Jonas Liston shares his thoughts coming out of tonight’s leader’s debate
1) Farage was isolated and snowed under by the dominance of the left in the debate. However, even though his central, racist focus on migration as the cause of every social problem (housing, NHS, etc.) got outdone in the debate, that and his sheer Powell-esque aggression will play to, and give confidence to his supporters and nudge those wavering between UKIP and the Tories. The fact that Cameron didn’t even turn up will help that as well.
2) A similar logic goes for the immigration debate. In the short-term, economic and liberal arguments for immigration might work, but in the long run, politics like that of the UKippers will need to be confronted by much more sustainable and principled anti-racist arguments that go to the root of the racist scapegoating of migrants, such as capital’s use of migrant labour. The limits of the approach described above were exemplified by Sturgeon’s (who otherwise was on complete fire) concessions to basic and “problematic” ‘common-sense’ arguments about migration and national security.
3) Miliband got battered from the left and the right. Especially at the end, when Sturgeon tried to pin him down on the question of a coalition to oust the Tories. The only point I thought he delineated well was his balancing of the need for national security but not subordinating British foreign policy to greater powers. Both bollocks points in and of themselves, but neither without currency nor uncommon. Nevertheless, the Scots have rightly fucked over Labour, the centre is getting squeezed more and more, and the slow, creeping, potential threat of ‘Pasokification’ looms.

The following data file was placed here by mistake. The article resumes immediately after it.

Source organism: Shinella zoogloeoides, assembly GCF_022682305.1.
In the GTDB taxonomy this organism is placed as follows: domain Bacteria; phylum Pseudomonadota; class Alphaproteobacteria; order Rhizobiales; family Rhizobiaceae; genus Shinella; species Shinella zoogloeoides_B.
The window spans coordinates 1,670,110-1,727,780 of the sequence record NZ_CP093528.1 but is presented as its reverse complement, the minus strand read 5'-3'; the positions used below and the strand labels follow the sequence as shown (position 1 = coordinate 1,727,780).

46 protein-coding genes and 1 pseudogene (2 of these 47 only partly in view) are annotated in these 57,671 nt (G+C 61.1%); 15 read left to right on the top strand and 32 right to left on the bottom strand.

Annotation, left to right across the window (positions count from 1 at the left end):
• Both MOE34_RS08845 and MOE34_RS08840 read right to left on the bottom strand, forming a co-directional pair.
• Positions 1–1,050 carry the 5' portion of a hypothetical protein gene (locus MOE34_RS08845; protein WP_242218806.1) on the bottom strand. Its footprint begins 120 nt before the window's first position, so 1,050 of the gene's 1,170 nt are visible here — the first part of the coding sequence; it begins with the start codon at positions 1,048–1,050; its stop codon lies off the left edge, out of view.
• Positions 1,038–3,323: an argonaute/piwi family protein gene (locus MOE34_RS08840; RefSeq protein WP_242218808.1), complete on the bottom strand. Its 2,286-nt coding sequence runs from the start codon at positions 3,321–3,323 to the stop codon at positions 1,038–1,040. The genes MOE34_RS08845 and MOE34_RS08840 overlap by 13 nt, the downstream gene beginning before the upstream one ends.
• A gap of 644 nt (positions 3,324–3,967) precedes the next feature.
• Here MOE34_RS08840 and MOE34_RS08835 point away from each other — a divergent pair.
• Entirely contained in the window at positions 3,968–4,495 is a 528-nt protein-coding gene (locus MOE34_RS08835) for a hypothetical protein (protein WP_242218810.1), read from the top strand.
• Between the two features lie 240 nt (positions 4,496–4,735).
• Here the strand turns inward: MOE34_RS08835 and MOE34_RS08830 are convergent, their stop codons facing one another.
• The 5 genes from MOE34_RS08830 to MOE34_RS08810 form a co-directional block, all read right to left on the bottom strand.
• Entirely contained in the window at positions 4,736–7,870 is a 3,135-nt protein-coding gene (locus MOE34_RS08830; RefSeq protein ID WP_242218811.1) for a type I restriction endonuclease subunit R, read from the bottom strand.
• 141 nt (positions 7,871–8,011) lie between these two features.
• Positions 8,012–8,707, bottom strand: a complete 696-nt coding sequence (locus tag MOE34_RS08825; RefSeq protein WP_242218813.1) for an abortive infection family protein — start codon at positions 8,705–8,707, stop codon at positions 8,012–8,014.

4) The Nationalist parties and the Greens won the day by a long shot. Anti-austerity, of the left and (at least superficially on the former) hostile to the centre but *especially* the right. Sturgeon started off and finished very well, speaking to people in Britain, but crucially to Scottish Labour voters. Despite that, she really fell short in the middle, both in argument and in principle, on some of the more detailed, but telling, questions around defence and migration. Natalie Bennett was good all the way through, but as a friend watching it with me convinced me, Leanne Woods massively outflanked both, particularly on hostility to Labour, anti-austerity politics and the need for confronting the anti-trade union laws in order to defend workers’ rights. Let alone the flair.
5) Clegg and Cameron, the slimy scumbags they are, were morons for not coming on. Seems like a really stupid move from where I’m sitting.
Still haven’t got a clue what’s going to happen in this election. It won’t be good in the final instance, so the questions are open for us; the anti-capitalist left. Where are we weak? What, are we actually a part of and learning from, in terms of social and political struggle, that can change narratives and win real victories (I think of the way massively inspirational housing struggles have concretised demands such as rent controls)? Basically, how do we make ourselves both relevant, thinking and fighting, as an anti-capitalist left, *especially* coming out of elections, recognising our real limitations during.